Republicans in the Ohio state House advanced a bill this week that if implemented would allow for a “verification” process to prevent transgender women and girls from participating in female athletics.
The bill states that if an athlete’s “sex is disputed,” they are required to show a doctor’s statement “indicating the participant’s sex” based on their “internal and external reproductive anatomy,” “normal endogenously produced levels of testosterone” and an “analysis of the participant’s genetic makeup.”
The chamber was originally set to pass a bill to revise Ohio’s teacher residency program, which allows newer teachers to train under more experienced ones, to reduce state control in Ohio schools, according to Cleveland-based ABC affiliate WEWS.
A GOP amendment added language shortly before the final vote late Wednesday. The updated bill, which now includes text from the separate Save Women’s Sports Act, would require schools, state universities and private colleges to establish separate “single-sex” teams for the “male sex” and “female sex.”
Under current Ohio law, a trans girl or woman must either undergo a year of hormone treatment or demonstrate that they do not have any physical or physiological advantages, WEWS reported.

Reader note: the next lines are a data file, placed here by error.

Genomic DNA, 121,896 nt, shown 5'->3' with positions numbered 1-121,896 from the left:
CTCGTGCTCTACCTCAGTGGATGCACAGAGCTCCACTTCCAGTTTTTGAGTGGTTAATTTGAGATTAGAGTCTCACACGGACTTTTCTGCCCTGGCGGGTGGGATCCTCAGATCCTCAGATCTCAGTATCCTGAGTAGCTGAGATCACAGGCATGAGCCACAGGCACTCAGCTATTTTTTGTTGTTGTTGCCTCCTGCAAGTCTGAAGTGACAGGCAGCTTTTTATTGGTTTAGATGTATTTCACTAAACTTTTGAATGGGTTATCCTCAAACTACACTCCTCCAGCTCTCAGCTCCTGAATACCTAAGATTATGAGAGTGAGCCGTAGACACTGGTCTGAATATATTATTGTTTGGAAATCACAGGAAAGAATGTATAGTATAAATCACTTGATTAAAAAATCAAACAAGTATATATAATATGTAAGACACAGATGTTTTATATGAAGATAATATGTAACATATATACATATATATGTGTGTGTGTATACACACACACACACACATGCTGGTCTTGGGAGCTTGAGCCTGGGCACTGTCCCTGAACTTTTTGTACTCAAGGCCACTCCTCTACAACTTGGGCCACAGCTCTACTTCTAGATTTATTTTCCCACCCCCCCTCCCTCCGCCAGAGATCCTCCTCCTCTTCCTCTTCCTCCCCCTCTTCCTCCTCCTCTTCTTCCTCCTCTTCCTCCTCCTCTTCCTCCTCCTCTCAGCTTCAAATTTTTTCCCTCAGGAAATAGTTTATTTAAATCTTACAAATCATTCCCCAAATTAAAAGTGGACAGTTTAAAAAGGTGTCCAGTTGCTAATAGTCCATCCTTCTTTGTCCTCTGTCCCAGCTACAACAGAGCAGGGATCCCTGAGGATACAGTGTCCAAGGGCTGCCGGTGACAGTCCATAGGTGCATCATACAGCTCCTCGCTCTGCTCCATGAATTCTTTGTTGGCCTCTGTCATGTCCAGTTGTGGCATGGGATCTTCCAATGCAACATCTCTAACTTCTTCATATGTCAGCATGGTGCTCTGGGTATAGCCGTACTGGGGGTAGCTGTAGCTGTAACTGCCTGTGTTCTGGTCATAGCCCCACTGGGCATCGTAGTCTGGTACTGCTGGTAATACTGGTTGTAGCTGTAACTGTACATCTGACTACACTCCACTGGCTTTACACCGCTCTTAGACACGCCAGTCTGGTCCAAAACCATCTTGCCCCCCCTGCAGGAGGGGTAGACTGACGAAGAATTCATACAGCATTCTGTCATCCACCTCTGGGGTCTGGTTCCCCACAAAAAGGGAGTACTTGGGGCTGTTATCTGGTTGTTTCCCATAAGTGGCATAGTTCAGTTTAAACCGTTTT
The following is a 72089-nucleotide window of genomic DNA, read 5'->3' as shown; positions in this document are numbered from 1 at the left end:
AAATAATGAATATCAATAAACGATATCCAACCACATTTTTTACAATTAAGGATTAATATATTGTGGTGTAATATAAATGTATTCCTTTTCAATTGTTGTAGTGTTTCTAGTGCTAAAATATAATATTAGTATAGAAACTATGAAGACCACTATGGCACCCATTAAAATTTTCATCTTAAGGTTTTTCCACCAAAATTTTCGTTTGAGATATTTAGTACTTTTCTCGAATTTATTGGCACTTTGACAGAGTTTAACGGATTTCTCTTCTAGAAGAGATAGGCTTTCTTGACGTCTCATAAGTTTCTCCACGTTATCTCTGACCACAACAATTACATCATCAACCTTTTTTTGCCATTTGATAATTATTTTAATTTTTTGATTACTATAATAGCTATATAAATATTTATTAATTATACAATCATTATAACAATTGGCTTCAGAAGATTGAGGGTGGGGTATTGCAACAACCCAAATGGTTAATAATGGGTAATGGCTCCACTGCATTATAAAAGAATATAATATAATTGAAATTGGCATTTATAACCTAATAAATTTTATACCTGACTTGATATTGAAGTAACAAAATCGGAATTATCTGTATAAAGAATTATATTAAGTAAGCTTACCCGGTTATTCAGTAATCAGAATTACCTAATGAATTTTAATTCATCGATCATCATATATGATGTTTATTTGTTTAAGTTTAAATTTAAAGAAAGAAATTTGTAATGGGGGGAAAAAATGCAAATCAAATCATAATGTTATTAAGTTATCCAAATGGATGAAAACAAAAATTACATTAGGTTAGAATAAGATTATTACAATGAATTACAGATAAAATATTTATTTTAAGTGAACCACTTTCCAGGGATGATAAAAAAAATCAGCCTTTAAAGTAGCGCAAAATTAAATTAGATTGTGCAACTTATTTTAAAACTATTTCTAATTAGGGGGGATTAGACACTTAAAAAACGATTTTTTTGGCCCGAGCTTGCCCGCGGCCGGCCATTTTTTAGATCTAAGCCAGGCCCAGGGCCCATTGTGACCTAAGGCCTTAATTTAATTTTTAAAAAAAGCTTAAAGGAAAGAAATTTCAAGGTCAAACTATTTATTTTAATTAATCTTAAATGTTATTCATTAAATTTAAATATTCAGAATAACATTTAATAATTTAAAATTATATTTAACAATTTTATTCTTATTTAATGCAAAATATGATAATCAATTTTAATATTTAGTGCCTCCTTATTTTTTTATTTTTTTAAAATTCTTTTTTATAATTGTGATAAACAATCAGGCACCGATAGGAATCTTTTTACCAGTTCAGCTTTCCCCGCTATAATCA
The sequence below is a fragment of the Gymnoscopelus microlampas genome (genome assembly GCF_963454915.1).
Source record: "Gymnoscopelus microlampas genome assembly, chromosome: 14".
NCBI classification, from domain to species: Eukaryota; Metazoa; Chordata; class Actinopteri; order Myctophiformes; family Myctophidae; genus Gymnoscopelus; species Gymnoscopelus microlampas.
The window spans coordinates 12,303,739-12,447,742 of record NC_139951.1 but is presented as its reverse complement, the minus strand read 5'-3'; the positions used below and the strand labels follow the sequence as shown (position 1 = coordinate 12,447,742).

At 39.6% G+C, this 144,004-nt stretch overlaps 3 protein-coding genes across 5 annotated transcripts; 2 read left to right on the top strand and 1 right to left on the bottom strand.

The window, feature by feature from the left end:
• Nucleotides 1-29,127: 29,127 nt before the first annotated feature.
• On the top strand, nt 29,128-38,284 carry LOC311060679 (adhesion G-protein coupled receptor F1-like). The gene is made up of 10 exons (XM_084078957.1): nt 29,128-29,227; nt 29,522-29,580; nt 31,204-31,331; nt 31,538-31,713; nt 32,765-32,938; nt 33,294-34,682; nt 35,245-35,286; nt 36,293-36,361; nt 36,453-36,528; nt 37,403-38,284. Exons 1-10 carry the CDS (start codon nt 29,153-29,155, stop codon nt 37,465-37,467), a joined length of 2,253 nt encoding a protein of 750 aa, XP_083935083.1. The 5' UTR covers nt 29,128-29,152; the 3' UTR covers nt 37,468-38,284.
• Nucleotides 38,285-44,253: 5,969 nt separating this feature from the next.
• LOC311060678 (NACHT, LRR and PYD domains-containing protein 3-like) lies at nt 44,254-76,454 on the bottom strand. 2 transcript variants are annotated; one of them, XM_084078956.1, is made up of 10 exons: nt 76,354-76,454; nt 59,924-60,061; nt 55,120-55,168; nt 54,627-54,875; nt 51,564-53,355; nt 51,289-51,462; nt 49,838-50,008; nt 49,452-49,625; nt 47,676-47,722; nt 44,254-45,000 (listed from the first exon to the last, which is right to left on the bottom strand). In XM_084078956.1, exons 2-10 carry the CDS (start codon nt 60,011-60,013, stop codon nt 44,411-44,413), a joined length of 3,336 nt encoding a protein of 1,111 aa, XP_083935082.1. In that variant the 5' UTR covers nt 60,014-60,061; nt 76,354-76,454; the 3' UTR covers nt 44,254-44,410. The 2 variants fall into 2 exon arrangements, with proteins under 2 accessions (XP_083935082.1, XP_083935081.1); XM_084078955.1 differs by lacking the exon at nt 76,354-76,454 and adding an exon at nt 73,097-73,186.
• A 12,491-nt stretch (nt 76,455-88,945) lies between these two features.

The bill will now move to the state Senate. WEWS noted that the legislature will not meet again until after its recess in November, with a source telling the outlet the legislation may not advance further.
The move comes as a wide range of states have introduced or passed legislation to require transgender individuals to play on the school sports team of their gender assigned at birth.
The Movement Advancement Project, a nonprofit think tank that tracks such legislation, reports that 17 states have implemented laws banning transgender students from participating on sports teams consistent with their gender identity.
The bill advanced by the Ohio state House does not detail what would constitute a student’s gender being “in dispute,” and the ABC affiliate reported that technically anyone could face this dispute and need to undergo the verification process.
The Ohio House previously passed a bill last June that would ban transgender women and girls from participating in female sports, but it did not advance through the state Senate.
Gov. Mike DeWine (R) has pushed back on the idea of the government getting involved and instead has said he would prefer to leave the decision to sports leagues and athletic associations that can best “tailor policies” for their members’ needs, The Associated Press reported.